The trouble in the city had been brewing for days, and Longstreet was well informed about what was afoot. When the Metropolitans were mustered into militia service they brought their thirty detectives with them, and some of them had infiltrated the White Leagues when the clubs began forming that summer, and they knew that the leagues were expecting a large shipment of illegal guns on the steamer Mississippi, which had just arrived that Saturday night and would begin got be unloaded that Monday. Worried about the loss of prestige they would suffer if the state authorities intercepted those arms, the White League leaders had then decided to precipitate a crisis and go for broke. The pretext would be a mass meeting called to deplore the violation of their “right to bear arms”; and in a sense the White Leaguers did want to test the waters to see if they could get a crowd whipped up enough to support desperate action. But in truth their plans had already been well laid. Longstreet was fully expecting an armed attack on the State House. His plan accordingly was to stay there, on the defensive with nearly a thousand men, and wait for them to come.

The mass meeting had broke up around noon with cries from the crowd, five thousand strong, for the “immediate abdication” of the state’s Republican governor, William P. Kellogg. A delegation of five was chosen, and they set off in carriages for the State House.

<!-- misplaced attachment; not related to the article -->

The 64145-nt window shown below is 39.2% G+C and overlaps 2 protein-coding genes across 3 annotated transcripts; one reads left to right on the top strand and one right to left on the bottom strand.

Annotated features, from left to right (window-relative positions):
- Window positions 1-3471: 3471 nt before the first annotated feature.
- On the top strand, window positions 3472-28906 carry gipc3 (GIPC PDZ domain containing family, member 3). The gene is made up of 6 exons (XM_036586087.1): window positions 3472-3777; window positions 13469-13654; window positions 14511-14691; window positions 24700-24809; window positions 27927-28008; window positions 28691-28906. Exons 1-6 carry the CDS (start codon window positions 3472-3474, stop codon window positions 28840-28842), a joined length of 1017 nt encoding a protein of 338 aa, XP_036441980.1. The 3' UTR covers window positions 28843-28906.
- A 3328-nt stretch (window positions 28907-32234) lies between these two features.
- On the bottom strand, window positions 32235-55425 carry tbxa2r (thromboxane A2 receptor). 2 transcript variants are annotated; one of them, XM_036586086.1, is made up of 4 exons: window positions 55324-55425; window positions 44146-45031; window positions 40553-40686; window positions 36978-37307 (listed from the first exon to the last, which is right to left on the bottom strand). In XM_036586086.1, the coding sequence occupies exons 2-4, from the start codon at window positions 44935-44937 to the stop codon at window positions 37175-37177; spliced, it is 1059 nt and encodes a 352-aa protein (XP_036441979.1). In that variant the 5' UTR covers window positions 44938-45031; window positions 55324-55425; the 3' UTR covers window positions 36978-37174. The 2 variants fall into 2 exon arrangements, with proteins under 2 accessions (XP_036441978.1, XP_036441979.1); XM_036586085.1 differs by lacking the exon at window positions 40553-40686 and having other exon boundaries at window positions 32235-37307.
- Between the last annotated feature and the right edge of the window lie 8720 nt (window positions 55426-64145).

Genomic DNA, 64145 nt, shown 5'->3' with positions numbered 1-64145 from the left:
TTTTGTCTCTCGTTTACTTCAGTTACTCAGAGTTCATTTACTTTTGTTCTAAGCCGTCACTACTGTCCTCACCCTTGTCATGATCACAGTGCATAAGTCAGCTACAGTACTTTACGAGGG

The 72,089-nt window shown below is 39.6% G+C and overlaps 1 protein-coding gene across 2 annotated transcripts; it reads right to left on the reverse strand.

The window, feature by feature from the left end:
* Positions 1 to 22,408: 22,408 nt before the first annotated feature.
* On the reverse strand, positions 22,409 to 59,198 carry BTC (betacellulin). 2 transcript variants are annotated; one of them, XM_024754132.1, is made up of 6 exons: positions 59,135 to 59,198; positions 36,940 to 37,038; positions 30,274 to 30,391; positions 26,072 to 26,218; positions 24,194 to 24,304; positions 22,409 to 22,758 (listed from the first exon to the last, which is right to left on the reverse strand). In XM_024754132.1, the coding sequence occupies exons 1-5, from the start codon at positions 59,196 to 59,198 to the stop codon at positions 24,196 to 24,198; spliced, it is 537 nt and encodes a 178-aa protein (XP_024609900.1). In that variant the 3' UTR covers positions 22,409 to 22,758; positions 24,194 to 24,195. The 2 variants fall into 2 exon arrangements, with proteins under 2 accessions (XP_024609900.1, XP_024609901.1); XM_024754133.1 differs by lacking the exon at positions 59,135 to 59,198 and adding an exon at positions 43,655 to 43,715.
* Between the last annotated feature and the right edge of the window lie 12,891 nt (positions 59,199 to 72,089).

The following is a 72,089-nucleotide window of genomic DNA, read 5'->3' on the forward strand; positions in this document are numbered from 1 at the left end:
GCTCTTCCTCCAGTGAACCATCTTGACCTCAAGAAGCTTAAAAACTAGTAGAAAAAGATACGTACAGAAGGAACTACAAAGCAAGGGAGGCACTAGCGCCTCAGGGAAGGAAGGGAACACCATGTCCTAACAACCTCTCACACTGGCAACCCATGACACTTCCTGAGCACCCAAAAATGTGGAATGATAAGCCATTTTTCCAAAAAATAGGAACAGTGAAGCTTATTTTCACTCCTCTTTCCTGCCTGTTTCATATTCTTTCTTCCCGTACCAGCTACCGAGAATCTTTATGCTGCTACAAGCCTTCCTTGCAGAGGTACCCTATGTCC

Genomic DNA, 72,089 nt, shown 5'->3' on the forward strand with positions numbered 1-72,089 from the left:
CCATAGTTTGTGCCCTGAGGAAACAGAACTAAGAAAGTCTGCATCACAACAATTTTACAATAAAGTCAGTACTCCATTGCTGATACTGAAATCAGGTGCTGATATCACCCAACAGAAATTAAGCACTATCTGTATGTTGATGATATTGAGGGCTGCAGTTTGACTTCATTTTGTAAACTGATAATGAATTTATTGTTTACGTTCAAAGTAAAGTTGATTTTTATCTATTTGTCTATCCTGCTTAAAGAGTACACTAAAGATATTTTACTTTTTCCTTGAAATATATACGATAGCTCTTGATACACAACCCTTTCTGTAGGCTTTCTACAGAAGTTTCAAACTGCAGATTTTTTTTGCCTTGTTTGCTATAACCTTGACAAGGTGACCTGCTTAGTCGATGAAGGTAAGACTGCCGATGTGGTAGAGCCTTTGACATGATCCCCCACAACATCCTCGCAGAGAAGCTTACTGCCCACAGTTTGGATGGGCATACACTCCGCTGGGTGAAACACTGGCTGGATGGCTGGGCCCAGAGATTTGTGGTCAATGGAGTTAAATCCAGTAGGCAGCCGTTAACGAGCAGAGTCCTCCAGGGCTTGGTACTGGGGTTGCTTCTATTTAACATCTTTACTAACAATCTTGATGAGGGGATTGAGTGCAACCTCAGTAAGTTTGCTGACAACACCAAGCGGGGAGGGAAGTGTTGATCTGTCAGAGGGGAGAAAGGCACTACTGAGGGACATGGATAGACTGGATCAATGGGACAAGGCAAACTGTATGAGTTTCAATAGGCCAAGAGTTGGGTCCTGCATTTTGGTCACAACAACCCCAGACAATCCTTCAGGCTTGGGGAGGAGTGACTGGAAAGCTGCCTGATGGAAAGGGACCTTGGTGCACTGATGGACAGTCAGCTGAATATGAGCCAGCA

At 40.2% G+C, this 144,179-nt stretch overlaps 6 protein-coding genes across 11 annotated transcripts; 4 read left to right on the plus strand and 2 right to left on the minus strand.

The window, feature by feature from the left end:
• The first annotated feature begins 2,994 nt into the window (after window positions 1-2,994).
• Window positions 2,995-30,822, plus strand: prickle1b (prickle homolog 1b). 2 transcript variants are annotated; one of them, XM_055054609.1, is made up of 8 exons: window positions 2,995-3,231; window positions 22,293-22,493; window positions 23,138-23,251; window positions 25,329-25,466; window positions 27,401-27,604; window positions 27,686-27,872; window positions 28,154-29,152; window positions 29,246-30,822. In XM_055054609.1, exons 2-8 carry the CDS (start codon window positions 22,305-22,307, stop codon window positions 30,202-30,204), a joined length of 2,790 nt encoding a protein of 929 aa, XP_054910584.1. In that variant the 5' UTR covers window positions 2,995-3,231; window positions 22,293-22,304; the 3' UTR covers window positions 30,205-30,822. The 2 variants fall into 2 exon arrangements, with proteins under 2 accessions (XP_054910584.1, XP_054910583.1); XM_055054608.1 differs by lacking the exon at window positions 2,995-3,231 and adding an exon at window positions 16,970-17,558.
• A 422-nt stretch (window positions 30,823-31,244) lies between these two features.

At one o’clock the milling men broke into deafening cheers as the carriages returned. The delegation read out the governor’s reply. He could not possibly receive a message from an armed assemblage in defiance of law. “Hang Kellogg!” the crowd shouted. “We’ll fight!” “Call out the troops!”

A speaker exhorted the crowd to go home at once, get their arms, and be back by two-thirty. From his headquarters two blocks away the last Democratic candidate for lieutenant governor, the loser in the election two years earlier, issued a proclamation calling on Louisianans between the ages of eighteen and forty-five to assemble under arms “for the purpose of driving the usurpers from power”; then issued General Orders No.1 from “Headqr’s. Executive Department of La.,” naming ex-Confederate colonel Frederick N. Ogden as the “Provisional General of the Louisiana State Militia.”